Materials related to the future of the First Street Garage, including the Third Community meeting presentation, the City Manager's Disposition Report, and the First Street Area Parking Planning Study report, are available on the project website.

9:00pm   PB# 349
599 Massachusetts Avenue – Special Permit application by Santander Bank to allow Formula Business use pursuant to Sections 20.304.5.4 Formula Business in the Central Square Overlay District, to waive bank frontage extents pursuant to Sections 20.304.5.3.b Restricted Uses in the Central Square Overlay District and 10.40 Special Permit. (Materials)

Wed, Aug 14

5:30pm   The City Council's Ordinance Committee will conduct a public hearing to continue discussions on a proposed amendment to the Municipal Code to create a Cannabis Business Permitting Ordinance; Including amendments submitted at the July 30, 2019 Special City Council Meeting.  (Henrietta S. Attles Meeting Room, 459 Broadway, Cambridge - Televised)

Sun, Aug 18

2:00pm   Monarch Butterfly Release Celebration  (Walter J. Sullivan Water Treatment Facility, 250 Fresh Pond Pkwy.
The sixth annual raising and releasing of monarch butterflies by the Cambridge Water Department at Fresh Pond Reservation has begun! From now until the public release ceremony in August you can view the caterpillars’ progress in the Ranger Station at Fresh Pond. The Cambridge Water Department sees this as an opportunity to partner and engage with the public for the benefit of both the monarch butterfly population and Cambridge’s drinking water supply in the urban wild of Fresh Pond Reservation—which was recognized last summer as a migratory monarch waystation after 5 years of propagating milkweed plants and monarch butterflies. This raise-and-release project combines volunteer stewardship and public education activities at Fresh Pond Reservation to encourage a monarch population in the beautiful City of Cambridge. Migratory monarch populations travel between New England and Mexico and have been in decline nationally since the 1990s, it is largely believed that habitat loss is the driving factor in that decline. Good habitat conditions for monarchs are often conditions that are also essential for healthy watersheds. See the butterflies up close, learn about their migration, complete the free activity booklet for a Jr. Range badge, and enjoy kids’ crafts! The release will begin at approximately 2:35pm in the meadow of the adjacent Kingsley Park at Fresh Pond. To learn more about Fresh Pond or this project and event, please contact Ranger Tim at (617) 349-6489 /, or visit the webpage at

Mon, Aug 19

5:30pm   Avon Hill Neighborhood Conservation District Commission Meeting  (Lombardi Building, 831 Mass. Ave, Basement Conference Room)

Wed, Aug 21

9:00am-11:00am   Community Benefits Advisory Committee  (Ackermann Room, City Hall)
The Community Benefits Advisory Committee will meet to further refine its strategic goals and advance its overall strategy toward fulfilling its purpose and acting on the Guiding Principles for Community Benefits Funding set forth in the Community Needs Assessment.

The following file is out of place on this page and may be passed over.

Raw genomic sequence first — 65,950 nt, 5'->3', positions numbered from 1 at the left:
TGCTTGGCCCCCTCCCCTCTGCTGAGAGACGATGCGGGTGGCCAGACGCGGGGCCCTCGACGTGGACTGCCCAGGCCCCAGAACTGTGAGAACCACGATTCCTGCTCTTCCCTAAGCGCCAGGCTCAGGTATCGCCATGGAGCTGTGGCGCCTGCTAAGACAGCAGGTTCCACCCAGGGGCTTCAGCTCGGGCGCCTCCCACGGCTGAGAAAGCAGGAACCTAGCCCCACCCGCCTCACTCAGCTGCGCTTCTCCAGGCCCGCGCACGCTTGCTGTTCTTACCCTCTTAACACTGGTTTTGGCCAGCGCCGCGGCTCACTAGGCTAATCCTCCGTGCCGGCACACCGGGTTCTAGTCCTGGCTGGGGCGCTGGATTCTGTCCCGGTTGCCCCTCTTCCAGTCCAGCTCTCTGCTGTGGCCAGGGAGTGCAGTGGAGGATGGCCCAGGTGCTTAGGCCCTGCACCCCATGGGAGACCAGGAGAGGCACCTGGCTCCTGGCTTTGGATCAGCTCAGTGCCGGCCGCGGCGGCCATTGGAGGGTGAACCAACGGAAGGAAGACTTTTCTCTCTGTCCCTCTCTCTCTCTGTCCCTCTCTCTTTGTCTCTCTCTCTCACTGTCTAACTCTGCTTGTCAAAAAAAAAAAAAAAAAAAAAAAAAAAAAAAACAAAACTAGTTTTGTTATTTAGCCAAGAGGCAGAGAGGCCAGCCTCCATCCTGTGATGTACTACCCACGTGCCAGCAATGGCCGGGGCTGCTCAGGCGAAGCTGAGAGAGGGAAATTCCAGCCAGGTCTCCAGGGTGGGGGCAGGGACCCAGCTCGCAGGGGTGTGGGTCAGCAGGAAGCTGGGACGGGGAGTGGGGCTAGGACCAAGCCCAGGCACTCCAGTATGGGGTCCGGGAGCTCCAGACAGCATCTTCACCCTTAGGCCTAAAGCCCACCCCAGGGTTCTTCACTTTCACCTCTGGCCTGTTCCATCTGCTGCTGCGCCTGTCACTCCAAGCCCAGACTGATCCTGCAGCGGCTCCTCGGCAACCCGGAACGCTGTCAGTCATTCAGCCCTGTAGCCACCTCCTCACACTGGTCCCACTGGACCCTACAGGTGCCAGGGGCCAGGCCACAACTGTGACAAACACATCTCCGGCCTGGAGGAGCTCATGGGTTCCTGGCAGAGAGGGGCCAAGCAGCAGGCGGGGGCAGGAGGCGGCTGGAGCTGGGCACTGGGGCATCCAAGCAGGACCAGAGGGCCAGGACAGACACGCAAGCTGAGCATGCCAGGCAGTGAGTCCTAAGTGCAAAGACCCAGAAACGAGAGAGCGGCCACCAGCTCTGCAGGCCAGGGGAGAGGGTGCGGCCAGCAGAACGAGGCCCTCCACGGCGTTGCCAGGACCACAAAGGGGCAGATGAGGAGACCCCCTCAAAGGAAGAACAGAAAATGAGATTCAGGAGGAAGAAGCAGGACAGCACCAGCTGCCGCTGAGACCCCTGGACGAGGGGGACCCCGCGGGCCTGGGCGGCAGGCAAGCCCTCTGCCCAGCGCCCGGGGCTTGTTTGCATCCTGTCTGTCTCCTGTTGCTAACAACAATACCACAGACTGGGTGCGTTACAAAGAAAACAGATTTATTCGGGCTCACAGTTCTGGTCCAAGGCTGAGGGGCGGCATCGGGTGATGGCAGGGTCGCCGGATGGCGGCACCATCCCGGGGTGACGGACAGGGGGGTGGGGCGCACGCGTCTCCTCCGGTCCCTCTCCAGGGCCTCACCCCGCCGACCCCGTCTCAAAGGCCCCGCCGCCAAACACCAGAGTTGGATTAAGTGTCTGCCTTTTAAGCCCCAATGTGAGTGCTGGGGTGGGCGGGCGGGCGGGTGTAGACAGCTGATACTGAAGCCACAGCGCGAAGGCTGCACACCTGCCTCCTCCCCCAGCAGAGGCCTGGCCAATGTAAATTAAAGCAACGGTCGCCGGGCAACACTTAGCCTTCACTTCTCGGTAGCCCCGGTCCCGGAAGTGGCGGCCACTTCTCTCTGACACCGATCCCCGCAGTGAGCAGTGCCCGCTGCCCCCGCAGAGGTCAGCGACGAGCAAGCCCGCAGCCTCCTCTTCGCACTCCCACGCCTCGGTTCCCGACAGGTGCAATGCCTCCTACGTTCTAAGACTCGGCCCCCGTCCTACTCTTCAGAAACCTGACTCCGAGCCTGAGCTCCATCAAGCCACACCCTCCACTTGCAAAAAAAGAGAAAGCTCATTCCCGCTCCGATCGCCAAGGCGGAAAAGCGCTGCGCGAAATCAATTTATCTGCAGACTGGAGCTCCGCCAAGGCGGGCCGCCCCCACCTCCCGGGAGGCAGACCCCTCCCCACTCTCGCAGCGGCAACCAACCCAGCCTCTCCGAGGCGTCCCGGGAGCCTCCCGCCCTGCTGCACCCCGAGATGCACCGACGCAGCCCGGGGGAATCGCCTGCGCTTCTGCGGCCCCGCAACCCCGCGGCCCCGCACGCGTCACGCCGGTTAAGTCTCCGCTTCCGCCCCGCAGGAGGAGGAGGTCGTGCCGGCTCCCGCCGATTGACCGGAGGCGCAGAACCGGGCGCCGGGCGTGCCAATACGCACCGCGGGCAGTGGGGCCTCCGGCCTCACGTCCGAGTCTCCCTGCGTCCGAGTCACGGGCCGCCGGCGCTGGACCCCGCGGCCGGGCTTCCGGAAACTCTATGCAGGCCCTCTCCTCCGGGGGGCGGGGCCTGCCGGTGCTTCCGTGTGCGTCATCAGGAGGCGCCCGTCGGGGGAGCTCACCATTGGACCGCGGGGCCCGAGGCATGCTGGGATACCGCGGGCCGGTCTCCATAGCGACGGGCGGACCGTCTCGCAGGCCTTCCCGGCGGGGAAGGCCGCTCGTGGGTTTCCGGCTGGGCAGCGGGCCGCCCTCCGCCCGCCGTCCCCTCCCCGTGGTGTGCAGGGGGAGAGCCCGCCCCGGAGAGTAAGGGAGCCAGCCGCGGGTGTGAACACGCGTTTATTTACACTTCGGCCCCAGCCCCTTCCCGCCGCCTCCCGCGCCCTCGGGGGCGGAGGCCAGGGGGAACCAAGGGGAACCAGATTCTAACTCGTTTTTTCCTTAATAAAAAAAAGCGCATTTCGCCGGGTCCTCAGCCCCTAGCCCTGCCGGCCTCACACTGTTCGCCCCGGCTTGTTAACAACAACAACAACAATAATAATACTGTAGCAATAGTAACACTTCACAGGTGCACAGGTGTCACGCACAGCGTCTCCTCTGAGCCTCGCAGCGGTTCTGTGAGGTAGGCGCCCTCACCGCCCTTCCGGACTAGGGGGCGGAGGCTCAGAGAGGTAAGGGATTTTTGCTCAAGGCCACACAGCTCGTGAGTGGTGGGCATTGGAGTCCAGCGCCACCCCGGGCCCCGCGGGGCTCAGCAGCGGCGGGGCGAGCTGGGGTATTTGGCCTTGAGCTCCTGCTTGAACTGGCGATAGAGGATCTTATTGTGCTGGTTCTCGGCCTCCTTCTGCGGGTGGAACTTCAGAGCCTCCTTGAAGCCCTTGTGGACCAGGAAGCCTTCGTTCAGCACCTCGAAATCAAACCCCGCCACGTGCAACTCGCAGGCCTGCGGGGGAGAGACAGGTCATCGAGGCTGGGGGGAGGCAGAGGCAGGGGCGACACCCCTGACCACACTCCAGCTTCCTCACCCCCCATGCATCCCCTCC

3:00pm   License Commission Public Hearing  (831 Mass. Ave, Basement Conference Room)

3:00pm   The City Council's Transportation and Public Utilities Committee will conduct a public hearing to continue discussion of the future electric needs of the Kendall Square area and progress toward identifying an alternate, viable location for a new substation other than the proposed site on Fulkerson Street.

5:30pm   Cambridge Redevelopment Authority Board Meeting  (Police Station, First Floor Conference Room, 125 Sixth St.)

Thurs, Aug 22

4:00pm   Affordable Housing Trust meeting  (City Hall, 2nd Floor Ackermann Room, 795 Massachusetts Ave.)

7:00pm   26th Annual Oldtime Baseball Game  (St. Peter's Field, Sherman St.)

Roger Clemens to pitch in 2019 Abbot Financial Management Oldtime Baseball Game. Free admission, no tickets necessary. [Facebook Page][Oldtime Baseball website]

Tues, Sept 3

6:30pm   Planning Board meeting  (2nd Floor Meeting Room, City Hall Annex, 344 Broadway)

Wed, Sept 4

5:30-7:30pm   Transit Advisory Committee  (MIT Stata Center, Room 32-144, 32 Vassar St.)

Thurs, Sept 5

6:00pm   Cambridge Historical Commission meeting  (Citywide Senior Center, 806 Massachusetts Ave.)

6:00pm   Human Rights Commission Meeting  (2nd Floor Conference Room, 51 Inman St.)

Sat, Sept 7

9:00am-1:00pm   Household Hazardous Waste (HHW) Collection Day  (Field Street Lot at Danehy Park - enter via Fern St.)

Mon, Sept 9

5:30pm   City Council meeting  (Sullivan Chamber - Televised)

6:00pm   Mid-Cambridge Neighborhood Conservation District Commission (MCNCDC) meeting  (2nd Floor Meeting Room, City Hall Annex, 344 Broadway)

6:30pm   City Council Public Hearing - First Street Garage  (Sullivan Chamber - Televised)

The City Council will hold a public hearing on the disposition of a leasehold interest in 420 parking spaces and approximately 9,000 square feet of ground floor retail (together the “Leasehold Interest”) in the First Street Garage, located at 55 First Street and owned by the City of Cambridge, to the developer Laggatt McCall Properties, which was conditionally awarded the bid pursuant to G.L. Chapter 30B subject to the review and approval of the disposition of the Leasehold Interest by the City Council pursuant to the City’s Municipal Disposition Ordinance, Chapter 2.110 of the Cambridge Municipal Code (the “Disposition Ordinance”). This hearing will be held pursuant to the Disposition Ordinance as part of the legal requirements for disposing of the Leasehold Interest.